Written by: Brianne Botzum
As an Institute student, one of my greatest motivations is knowing that what I am learning is going to benefit others. This summer I saw all of my late night studying pay off while participating as a near-peer with Workwell. Workwell is a program for 14 and 15 year old youth to have their first job experience. I worked with youth to develop their interpersonal and occupational skills as junior counselors at Camp Skillz. Each day I went into work looking for ways in which I could encourage and teach them. Over the past school year, I’ve been learning about how Jesus listened and taught all of those he encountered. In the same way, I strove wanted to be open to how the Lord could use me to see and respond to the needs of the youth in my care.
One of the biggest breakthrough moments was during a conversation I had with my team following the facilitation of a camp activity that they had planned by themselves. They had some bumps along the way, as would anyone doing something for the first time. A few managers came by to check on the session and offer suggestions. At the first mention of critique, I saw that they began to shut down. They felt so defeated by the fact that they had made any mistakes. I recognized they needed to learn about constructive criticism.
The next day, I brought my team into a classroom and asked them what they thought about constructive criticism. Many of them shared their tendencies to get defensive and shut down when they were critiqued. I shared with them a proverb that I had been encouraged to memorize: “Wounds from a friend can be trusted but an enemy multiplies kisses," (27:6).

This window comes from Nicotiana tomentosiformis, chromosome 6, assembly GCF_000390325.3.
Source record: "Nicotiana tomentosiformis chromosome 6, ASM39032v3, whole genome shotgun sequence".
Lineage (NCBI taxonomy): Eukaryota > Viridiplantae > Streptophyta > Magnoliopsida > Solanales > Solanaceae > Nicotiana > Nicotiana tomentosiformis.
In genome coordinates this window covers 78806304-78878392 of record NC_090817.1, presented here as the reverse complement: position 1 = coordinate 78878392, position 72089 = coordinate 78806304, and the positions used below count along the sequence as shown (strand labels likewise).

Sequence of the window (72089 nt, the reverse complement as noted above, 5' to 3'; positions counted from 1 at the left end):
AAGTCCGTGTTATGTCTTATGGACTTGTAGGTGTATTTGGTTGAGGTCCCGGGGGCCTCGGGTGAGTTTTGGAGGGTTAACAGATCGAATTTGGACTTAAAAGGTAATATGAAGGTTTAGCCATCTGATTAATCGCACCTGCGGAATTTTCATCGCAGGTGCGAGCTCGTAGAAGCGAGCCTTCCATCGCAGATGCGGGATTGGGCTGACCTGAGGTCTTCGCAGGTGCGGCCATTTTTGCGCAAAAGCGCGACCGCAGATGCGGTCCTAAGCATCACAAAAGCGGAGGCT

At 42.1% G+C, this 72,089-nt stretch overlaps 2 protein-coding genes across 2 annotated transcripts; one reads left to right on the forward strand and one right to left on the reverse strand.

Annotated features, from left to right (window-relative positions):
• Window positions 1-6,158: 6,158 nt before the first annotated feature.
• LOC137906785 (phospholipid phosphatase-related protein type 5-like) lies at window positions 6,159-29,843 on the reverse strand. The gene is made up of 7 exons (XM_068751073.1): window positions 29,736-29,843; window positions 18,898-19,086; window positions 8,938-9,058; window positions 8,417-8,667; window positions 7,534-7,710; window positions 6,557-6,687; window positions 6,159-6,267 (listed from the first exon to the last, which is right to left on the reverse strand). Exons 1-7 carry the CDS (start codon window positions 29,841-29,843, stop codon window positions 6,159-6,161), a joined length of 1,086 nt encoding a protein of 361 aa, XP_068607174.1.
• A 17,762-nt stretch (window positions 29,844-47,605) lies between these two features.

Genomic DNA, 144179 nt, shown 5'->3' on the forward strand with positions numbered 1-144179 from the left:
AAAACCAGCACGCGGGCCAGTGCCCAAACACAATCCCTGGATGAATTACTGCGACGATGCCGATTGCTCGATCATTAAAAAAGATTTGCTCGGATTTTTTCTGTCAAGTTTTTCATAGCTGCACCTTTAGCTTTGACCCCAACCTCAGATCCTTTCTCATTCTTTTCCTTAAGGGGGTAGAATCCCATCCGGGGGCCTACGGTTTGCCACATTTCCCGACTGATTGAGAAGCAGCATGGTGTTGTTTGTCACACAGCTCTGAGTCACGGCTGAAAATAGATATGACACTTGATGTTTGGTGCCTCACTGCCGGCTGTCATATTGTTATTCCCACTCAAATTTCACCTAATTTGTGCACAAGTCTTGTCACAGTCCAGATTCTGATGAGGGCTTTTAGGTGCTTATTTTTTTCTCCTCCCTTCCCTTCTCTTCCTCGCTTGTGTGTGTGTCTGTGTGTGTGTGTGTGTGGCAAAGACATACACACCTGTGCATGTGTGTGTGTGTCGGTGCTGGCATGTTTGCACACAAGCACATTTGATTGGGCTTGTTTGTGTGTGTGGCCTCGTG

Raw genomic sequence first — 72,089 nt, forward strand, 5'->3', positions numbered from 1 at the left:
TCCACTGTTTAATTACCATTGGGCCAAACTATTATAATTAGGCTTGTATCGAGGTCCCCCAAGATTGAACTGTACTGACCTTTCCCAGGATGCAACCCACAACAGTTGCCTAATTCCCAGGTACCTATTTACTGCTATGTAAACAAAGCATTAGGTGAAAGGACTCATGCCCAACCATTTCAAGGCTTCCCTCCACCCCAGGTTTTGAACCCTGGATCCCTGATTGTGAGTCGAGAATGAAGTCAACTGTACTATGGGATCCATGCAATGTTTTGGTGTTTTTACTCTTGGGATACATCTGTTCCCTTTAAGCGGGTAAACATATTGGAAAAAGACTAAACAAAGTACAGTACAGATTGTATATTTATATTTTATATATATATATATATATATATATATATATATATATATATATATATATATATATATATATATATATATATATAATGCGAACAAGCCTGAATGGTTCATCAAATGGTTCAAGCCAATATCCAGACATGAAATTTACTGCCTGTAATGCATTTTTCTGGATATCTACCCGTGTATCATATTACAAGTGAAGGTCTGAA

The youth pondered this for a moment, trying to figure out what it meant. We discussed how people who truly care are going to be honest with you so that you can grow. We all laughed at the example of a good friend telling you that your outfit looks bad or that you have food in your teeth. That example quickly translated into how we would also want people to help us when there are areas of our work that we could improve in. The youth were able to see the care that each of their managers had for them as they gave critique only to help them improve.
They realized they didn't have to be afraid of failure, but instead they learned how to respond to constructive criticism with humility. Seeing my youth articulate why it was necessary and even beneficial was a real win for me.
I can say that it was because of my education at the Institute for G.O.D., I felt prepared for my work with youth this summer. I felt equipped to respond to the situations that arose according to my knowledge of God’s Word. I couldn’t have done this summer well without my teachers’ and TAs’ investment in me. The biblical passages I was taught during the school year weren’t confined to my classroom experience, they came alive this summer as I ministered to youth! What a blessing!